By Rob Hill
The bookkeeper riding the elevated train took his nose, momentarily, out of his paperback. Across from him sat a young woman and a child. The child wore a striped ballet costume under her padded winter jacket. Every so often, she hopped to her feet and twirled enthusiastically around the center pole of the train before being reeled back to the bench. Was the young woman her mother? She looked barely twenty. An older sister perhaps. Through the window behind them, a frosted roofscape of brick chimneys and lightning rods carouseled past. Conscious of staring, the bookkeeper returned his nose to his paperback.
The train pulled into the next station, and the doors hissed opened. In his peripheral vision the bookkeeper noticed the woman and child exiting the train. He looked up and saw a black leather pocketbook resting on the seat where they had been. “Wait!” he called out just as the doors slid shut, and the train jolted into motion. He stared blankly at the pocketbook. If you see something say something. But there was no one to listen. He picked it up and hesitantly unzipped the pocket. Inside he caught a glimpse of a wad of money. He slid the pocketbook into his coat lining. Feeling a twinge of guilt, he glanced around. Did anyone assume he was stealing it? No accusatory glares pointed in his direction. He went back to his book but found it difficult to concentrate on the words. He thought of the woman somewhere on the streets below, overcome with panic on discovering her loss. Perhaps returning to the station and finding the train long gone and her identity with it.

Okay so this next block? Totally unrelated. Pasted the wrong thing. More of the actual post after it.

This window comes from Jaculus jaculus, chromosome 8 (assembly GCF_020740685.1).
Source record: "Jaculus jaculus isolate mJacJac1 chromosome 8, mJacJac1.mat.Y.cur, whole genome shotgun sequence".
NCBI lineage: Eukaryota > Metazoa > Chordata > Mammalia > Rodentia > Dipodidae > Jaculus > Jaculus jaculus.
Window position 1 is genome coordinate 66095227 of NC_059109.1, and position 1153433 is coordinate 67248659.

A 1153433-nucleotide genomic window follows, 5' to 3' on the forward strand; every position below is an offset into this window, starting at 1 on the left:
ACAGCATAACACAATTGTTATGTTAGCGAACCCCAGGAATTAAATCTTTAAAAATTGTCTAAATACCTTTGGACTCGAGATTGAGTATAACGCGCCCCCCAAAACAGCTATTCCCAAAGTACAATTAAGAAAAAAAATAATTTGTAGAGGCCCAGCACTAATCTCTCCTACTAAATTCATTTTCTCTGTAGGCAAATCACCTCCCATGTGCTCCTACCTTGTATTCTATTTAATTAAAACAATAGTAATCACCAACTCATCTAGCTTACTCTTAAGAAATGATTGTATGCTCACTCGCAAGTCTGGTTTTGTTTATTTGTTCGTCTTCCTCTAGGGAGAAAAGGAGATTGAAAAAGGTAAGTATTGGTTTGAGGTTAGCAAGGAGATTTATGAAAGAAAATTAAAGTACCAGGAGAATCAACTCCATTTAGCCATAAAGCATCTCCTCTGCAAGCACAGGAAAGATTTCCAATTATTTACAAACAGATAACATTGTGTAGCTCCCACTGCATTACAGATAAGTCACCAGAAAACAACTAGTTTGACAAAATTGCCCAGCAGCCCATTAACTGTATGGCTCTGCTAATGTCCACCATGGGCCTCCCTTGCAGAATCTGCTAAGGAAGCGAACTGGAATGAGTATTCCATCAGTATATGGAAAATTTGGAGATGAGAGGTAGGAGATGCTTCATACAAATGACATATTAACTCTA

His station approached. He hurried through the winter streets and, upon reaching home, hastened inside where he hunched over his dining table and examined the pocketbook thoroughly. Aside from the money, which he now saw consisted of a twenty and a few rumpled singles, he found a state-issued ID and a credit card. In her photo she looked so achingly young and woeful. He dialed the bank customer service line. After navigating a maze of touchtone questions, he eventually reached an agent and explained the situation. The agent was unable to call the woman, claiming it was against company policy to make outgoing calls. But she suggested he take the pocketbook to the local branch of the bank. They would be able to contact the woman and have her property returned.
The bookkeeper bundled up once again and left the house. By now the snow was coming down sideways. He pulled his collar up and squinted as he navigated the streets. Visibility was poor. Dense flakes lashed his face and stung his eyes. Another person might’ve taken the money and tossed away the pocketbook, he mused. Why had he been raised to be so honest?
He came to an intersection and stepped off the curb to cross. As he did, a van rushed around the corner and slammed into him. He was thrown forward and crushed between wheels and wet pavement.
The EMTs who arrived on the scene found the woman’s pocketbook in his coat. “Looks like karma took care of this guy,” said one of the EMTs. He had no tears to shed for a thief. The EMT took the pocketbook to the bank branch, just a few blocks away, and let them know it had been recovered.